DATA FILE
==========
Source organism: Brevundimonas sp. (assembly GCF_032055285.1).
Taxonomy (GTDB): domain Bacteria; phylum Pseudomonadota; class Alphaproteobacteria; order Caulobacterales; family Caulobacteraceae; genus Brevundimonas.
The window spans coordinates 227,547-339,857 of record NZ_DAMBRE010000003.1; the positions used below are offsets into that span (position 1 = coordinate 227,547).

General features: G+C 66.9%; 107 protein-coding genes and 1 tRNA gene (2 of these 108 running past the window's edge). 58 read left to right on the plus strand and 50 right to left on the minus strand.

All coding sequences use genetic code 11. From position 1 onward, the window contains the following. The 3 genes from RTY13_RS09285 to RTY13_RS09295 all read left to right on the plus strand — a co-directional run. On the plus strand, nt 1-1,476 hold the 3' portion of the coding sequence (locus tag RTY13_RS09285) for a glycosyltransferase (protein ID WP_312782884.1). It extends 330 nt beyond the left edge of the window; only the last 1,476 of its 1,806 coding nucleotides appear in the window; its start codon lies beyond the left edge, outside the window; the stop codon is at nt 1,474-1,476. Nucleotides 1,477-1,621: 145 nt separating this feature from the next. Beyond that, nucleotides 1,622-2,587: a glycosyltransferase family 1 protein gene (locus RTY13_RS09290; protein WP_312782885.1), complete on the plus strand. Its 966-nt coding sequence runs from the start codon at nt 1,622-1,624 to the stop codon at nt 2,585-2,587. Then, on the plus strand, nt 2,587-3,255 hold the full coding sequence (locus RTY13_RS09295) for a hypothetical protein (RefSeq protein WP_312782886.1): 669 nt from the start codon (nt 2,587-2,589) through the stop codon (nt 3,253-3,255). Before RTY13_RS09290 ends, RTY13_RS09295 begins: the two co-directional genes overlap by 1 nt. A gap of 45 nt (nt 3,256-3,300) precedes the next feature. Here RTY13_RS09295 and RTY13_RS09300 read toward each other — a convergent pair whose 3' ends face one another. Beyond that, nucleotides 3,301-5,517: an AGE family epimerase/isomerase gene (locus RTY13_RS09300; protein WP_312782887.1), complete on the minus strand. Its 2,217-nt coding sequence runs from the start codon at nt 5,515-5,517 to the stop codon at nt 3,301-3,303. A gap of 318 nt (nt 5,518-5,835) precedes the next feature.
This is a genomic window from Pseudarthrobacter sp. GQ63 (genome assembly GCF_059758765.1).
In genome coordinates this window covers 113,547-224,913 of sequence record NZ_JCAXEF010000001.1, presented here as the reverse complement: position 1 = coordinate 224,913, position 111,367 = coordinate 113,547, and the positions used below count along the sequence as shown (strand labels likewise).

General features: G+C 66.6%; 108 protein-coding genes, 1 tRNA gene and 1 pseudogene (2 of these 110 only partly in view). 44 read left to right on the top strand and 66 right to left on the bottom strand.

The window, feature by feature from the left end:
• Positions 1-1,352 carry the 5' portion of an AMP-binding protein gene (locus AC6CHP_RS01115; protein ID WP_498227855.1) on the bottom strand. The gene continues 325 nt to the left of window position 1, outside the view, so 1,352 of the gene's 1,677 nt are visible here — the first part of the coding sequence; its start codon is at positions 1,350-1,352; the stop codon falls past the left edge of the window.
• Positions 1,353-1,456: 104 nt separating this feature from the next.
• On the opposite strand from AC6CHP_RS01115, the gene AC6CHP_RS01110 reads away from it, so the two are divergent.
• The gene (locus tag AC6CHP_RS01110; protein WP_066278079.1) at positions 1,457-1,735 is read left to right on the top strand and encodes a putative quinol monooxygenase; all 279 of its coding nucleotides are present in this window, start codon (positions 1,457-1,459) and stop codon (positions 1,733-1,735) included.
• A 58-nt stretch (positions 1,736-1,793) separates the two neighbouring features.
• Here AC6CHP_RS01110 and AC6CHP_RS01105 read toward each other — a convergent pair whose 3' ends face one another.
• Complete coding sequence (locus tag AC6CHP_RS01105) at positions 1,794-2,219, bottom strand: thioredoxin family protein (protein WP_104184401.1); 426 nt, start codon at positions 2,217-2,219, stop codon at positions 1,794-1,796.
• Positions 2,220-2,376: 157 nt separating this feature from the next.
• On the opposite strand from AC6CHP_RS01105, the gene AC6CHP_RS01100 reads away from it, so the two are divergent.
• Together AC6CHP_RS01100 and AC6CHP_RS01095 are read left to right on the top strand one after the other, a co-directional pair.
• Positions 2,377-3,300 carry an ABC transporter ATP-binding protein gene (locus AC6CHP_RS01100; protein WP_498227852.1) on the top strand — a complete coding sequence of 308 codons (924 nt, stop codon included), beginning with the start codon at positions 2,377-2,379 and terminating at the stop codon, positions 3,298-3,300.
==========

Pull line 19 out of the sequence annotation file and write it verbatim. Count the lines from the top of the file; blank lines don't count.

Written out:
• Together AC6CHP_RS01100 and AC6CHP_RS01095 are read left to right on the top strand one after the other, a co-directional pair.